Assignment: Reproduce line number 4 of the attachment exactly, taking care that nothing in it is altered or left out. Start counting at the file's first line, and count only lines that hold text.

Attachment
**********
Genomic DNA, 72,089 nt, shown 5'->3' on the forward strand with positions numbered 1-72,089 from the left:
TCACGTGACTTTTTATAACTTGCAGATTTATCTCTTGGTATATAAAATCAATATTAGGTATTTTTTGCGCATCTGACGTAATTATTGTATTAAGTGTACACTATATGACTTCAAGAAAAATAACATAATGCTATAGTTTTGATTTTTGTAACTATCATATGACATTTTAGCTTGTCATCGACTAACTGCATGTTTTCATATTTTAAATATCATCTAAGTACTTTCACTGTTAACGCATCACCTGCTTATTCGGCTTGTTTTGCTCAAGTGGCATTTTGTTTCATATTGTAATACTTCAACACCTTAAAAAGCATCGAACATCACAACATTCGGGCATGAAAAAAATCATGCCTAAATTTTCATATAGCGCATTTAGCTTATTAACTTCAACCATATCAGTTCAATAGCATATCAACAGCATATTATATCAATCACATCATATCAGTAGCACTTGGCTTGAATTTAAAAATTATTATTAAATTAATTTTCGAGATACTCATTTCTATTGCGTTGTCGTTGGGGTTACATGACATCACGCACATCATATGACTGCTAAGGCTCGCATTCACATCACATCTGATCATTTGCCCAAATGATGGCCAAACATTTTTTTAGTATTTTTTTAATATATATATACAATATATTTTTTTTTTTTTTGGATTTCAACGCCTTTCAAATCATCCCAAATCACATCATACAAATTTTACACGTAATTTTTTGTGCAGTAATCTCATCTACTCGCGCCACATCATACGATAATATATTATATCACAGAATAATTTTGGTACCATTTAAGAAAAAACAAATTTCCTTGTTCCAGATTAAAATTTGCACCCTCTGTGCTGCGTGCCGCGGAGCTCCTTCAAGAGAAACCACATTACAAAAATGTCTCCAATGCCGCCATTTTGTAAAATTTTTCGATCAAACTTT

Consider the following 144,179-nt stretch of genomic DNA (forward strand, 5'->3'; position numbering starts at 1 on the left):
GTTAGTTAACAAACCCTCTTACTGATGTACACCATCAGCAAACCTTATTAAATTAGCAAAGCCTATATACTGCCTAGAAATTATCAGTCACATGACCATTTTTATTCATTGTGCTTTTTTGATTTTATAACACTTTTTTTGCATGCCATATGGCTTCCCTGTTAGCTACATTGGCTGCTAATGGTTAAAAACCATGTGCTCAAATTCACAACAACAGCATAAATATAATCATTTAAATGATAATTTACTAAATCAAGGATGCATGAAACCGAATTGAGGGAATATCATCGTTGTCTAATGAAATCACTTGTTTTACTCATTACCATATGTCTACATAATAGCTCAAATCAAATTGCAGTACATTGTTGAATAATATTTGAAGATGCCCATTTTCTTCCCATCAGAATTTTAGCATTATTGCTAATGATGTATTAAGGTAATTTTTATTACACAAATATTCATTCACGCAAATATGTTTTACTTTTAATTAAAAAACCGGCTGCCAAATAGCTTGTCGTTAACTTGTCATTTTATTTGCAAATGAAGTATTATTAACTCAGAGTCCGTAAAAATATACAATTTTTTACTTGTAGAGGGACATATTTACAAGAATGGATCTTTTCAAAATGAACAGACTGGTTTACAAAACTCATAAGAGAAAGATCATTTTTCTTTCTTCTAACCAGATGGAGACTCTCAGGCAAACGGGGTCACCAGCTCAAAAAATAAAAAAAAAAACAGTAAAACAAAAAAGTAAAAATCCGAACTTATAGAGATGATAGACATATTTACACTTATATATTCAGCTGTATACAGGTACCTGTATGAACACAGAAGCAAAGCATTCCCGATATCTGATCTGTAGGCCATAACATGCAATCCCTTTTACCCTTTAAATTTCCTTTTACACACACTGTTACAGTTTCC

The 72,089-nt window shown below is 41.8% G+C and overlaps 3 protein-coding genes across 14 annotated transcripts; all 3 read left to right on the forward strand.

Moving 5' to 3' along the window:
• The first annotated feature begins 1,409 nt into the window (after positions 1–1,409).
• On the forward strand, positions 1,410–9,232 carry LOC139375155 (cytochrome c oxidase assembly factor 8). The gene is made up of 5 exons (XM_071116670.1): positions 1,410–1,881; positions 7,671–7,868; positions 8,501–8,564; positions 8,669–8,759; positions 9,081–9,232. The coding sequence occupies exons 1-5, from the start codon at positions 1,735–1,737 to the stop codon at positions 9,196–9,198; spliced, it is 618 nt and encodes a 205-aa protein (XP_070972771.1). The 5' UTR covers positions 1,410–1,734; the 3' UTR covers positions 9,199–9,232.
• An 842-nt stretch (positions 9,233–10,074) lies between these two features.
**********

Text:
GTTAGTTAACAAACCCTCTTACTGATGTACACCATCAGCAAACCTTATTAAATTAGCAAAGCCTATATACTGCCTAGAAATTATCAGTCACATGACCATTTTTATTCATTGTGCTTTTTTGATTTTATAACACTTTTTTTGCATGCCATATGGCTTCCCTGTTAGCTACATTGGCTGCTAATGGTTAAAAACCATGTGCTCAAATTCACAACAACAGCATAAATATAATCATTTAAATGATAATTTACTAAATCAAGGATGCATGAAACCGAATTGAGGGAATATCATCGTTGTCTAATGAAATCACTTGTTTTACTCATTACCATATGTCTACATAATAGCTCAAATCAAATTGCAGTACATTGTTGAATAATATTTGAAGATGCCCATTTTCTTCCCATCAGAATTTTAGCATTATTGCTAATGATGTATTAAGGTAATTTTTATTACACAAATATTCATTCACGCAAATATGTTTTACTTTTAATTAAAAAACCGGCTGCCAAATAGCTTGTCGTTAACTTGTCATTTTATTTGCAAATGAAGTATTATTAACTCAGAGTCCGTAAAAATATACAATTTTTTACTTGTAGAGGGACATATTTACAAGAATGGATCTTTTCAAAATGAACAGACTGGTTTACAAAACTCATAAGAGAAAGATCATTTTTCTTTCTTCTAACCAGATGGAGACTCTCAGGCAAACGGGGTCACCAGCTCAAAAAATAAAAAAAAAAACAGTAAAACAAAAAAGTAAAAATCCGAACTTATAGAGATGATAGACATATTTACACTTATATATTCAGCTGTATACAGGTACCTGTATGAACACAGAAGCAAAGCATTCCCGATATCTGATCTGTAGGCCATAACATGCAATCCCTTTTACCCTTTAAATTTCCTTTTACACACACTGTTACAGTTTCC